Thursday, February 02, 2012

It's raining cats and dogs

This phrase is used when you look outside and see an immense downpour of water. Although in reality, we are just thinking “I don’t want to go outside now.”

This phrase does not have a clear origin but one theory comes from a viral email back in 1999. The email circulated for some time and described how people lived in the 1500s. The email looked something like this:

1817 Caricature - Raining cats and dogs
I'll describe their houses a little. You've heard of thatch roofs, well that's all they were. Thick straw, piled high, with no wood underneath. They were the only place for the little animals to get warm. So all the pets; dogs, cats and other small animals, mice, rats, bugs, all lived in the roof. When it rained it became slippery so sometimes the animals would slip and fall off the roof. Thus the saying, "it's raining cats and dogs."1

This email did not explain the true origin of this phrase because dogs did not live in thatched roofs. In addition, the dogs would need to be on the outside of the roof in order to fall off. Dogs were not stupid back in the 1500s. They knew not to sit on top of a roof in a torrential downpour.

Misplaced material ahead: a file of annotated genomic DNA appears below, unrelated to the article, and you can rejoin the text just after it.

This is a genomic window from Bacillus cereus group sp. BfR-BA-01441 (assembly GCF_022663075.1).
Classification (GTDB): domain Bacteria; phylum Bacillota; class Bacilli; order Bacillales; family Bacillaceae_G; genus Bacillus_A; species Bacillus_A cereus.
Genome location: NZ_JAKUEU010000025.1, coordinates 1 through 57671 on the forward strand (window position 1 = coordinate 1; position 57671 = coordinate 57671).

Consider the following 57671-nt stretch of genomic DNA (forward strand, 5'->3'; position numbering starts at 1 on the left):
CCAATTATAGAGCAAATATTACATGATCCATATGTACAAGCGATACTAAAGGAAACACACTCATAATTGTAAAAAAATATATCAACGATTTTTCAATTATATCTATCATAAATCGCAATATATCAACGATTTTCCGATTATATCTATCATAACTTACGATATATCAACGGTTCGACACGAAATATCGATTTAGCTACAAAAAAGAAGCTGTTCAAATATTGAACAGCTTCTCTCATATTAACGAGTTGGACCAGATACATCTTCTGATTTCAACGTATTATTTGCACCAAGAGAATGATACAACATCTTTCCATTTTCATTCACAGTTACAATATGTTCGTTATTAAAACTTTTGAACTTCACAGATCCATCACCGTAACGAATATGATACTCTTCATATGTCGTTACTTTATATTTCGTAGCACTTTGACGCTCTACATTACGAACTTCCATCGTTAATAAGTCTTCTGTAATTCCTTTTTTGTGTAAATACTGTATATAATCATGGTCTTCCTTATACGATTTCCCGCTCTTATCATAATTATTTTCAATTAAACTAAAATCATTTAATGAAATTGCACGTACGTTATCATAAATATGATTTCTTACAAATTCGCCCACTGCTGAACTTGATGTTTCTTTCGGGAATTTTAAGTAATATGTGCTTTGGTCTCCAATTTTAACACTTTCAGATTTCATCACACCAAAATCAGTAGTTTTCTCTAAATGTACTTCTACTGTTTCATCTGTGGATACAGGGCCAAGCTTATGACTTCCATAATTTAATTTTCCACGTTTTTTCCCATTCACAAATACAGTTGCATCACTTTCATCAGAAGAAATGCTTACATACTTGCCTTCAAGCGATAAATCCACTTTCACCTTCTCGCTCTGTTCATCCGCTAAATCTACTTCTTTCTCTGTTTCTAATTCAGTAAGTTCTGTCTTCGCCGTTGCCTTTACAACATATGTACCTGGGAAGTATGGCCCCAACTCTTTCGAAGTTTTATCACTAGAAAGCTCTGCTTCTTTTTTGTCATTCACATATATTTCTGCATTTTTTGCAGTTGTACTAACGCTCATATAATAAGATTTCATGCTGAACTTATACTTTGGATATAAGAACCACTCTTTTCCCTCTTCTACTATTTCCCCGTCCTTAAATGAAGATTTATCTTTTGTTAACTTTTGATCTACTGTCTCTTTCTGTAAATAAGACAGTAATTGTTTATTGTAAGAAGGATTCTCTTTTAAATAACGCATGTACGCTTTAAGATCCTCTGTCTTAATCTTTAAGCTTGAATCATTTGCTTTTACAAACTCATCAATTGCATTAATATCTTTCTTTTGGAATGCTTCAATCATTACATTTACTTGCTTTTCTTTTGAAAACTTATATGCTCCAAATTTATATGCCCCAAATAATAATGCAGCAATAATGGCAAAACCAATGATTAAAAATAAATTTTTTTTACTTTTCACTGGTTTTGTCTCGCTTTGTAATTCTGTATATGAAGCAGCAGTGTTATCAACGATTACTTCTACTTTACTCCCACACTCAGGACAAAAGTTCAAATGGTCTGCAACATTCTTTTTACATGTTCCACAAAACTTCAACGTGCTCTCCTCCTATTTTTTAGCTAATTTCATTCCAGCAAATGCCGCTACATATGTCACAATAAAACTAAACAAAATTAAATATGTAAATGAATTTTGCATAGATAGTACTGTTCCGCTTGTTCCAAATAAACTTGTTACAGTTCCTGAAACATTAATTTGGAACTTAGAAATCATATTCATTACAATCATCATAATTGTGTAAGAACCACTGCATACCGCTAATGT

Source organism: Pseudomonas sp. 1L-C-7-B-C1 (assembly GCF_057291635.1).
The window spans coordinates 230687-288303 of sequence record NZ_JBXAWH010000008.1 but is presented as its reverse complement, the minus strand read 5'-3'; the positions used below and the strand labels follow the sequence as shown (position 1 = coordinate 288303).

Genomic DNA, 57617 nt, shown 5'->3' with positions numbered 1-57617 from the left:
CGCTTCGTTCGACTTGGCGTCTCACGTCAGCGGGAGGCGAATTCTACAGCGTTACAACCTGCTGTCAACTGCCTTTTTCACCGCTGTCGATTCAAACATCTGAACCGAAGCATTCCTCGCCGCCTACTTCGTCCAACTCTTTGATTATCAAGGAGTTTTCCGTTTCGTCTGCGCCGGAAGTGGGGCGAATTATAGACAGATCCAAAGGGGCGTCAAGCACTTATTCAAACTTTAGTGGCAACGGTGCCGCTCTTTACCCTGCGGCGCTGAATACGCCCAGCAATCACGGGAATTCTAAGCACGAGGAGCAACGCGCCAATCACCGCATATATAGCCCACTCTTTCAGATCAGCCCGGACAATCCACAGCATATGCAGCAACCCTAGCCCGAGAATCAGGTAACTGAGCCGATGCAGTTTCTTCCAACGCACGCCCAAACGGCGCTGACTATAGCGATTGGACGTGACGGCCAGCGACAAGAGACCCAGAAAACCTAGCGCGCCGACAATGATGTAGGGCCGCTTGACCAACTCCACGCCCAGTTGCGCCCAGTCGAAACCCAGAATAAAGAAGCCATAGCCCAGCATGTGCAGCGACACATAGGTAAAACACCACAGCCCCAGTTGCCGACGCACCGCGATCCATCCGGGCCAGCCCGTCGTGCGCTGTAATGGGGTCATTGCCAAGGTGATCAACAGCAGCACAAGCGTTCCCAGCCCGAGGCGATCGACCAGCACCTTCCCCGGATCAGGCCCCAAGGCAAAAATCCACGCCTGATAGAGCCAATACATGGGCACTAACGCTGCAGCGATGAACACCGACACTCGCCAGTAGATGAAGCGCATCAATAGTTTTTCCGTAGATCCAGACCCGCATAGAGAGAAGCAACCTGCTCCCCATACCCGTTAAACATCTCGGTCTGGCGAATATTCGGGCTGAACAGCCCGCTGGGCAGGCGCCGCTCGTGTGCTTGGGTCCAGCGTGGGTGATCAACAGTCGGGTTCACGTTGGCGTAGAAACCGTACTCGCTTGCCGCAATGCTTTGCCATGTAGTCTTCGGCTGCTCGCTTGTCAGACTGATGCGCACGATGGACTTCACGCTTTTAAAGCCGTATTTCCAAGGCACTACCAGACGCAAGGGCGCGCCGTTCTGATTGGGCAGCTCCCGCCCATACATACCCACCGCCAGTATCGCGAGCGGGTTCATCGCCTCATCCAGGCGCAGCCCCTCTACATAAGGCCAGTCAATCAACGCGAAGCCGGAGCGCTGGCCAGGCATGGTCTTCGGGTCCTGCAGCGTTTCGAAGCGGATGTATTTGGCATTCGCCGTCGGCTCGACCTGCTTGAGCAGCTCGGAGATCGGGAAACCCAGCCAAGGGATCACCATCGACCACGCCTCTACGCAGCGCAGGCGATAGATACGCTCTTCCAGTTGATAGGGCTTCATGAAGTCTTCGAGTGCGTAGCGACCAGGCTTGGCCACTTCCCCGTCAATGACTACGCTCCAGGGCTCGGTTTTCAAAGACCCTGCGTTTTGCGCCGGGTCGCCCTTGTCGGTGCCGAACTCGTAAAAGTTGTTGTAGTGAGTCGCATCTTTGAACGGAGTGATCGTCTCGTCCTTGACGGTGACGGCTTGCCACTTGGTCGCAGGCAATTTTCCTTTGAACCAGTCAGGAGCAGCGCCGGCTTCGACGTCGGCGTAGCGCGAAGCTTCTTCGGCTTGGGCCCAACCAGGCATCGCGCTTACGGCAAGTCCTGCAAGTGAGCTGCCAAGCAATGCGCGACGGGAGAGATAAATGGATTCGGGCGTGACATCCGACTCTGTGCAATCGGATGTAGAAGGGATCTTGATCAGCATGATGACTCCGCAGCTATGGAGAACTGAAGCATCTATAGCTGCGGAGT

One of the best explanations of this phrase comes from the filthy streets of England in the 17th century. The streets of England in the 17th century were filled with filth and when heavy rains fell the water carried away dirt and the corpses of dead animals. These animals did not fall from the sky but their appearance in the streets many have caused this phrase.

When you find yourself walking in a heavy downpour, be thankful that the streets are not littered with dead cats and dogs. If you want to read some positive stories about cats, you can visit my friend Laurel's blog.  

1 comment:

  1. I love that you only mention dead dogs and not cats, Laurel would have had it in for you otherwise!